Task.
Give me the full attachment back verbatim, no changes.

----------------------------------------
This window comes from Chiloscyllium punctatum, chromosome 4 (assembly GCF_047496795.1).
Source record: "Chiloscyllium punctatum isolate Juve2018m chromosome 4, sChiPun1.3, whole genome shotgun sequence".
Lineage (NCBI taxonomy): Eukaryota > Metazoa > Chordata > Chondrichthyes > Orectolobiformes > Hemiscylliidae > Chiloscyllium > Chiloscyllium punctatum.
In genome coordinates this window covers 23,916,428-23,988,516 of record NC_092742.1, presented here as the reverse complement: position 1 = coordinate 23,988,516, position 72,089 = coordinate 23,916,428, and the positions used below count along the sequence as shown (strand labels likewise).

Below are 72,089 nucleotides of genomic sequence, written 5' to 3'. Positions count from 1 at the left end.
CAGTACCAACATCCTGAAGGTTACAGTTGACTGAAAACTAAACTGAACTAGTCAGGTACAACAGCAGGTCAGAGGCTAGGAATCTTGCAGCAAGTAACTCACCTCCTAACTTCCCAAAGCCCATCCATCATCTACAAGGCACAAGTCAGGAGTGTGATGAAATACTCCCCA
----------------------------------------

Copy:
This window comes from Chiloscyllium punctatum, chromosome 4 (assembly GCF_047496795.1).
Source record: "Chiloscyllium punctatum isolate Juve2018m chromosome 4, sChiPun1.3, whole genome shotgun sequence".
Lineage (NCBI taxonomy): Eukaryota > Metazoa > Chordata > Chondrichthyes > Orectolobiformes > Hemiscylliidae > Chiloscyllium > Chiloscyllium punctatum.
In genome coordinates this window covers 23,916,428-23,988,516 of record NC_092742.1, presented here as the reverse complement: position 1 = coordinate 23,988,516, position 72,089 = coordinate 23,916,428, and the positions used below count along the sequence as shown (strand labels likewise).

Below are 72,089 nucleotides of genomic sequence, written 5' to 3'. Positions count from 1 at the left end.
CAGTACCAACATCCTGAAGGTTACAGTTGACTGAAAACTAAACTGAACTAGTCAGGTACAACAGCAGGTCAGAGGCTAGGAATCTTGCAGCAAGTAACTCACCTCCTAACTTCCCAAAGCCCATCCATCATCTACAAGGCACAAGTCAGGAGTGTGATGAAATACTCCCCA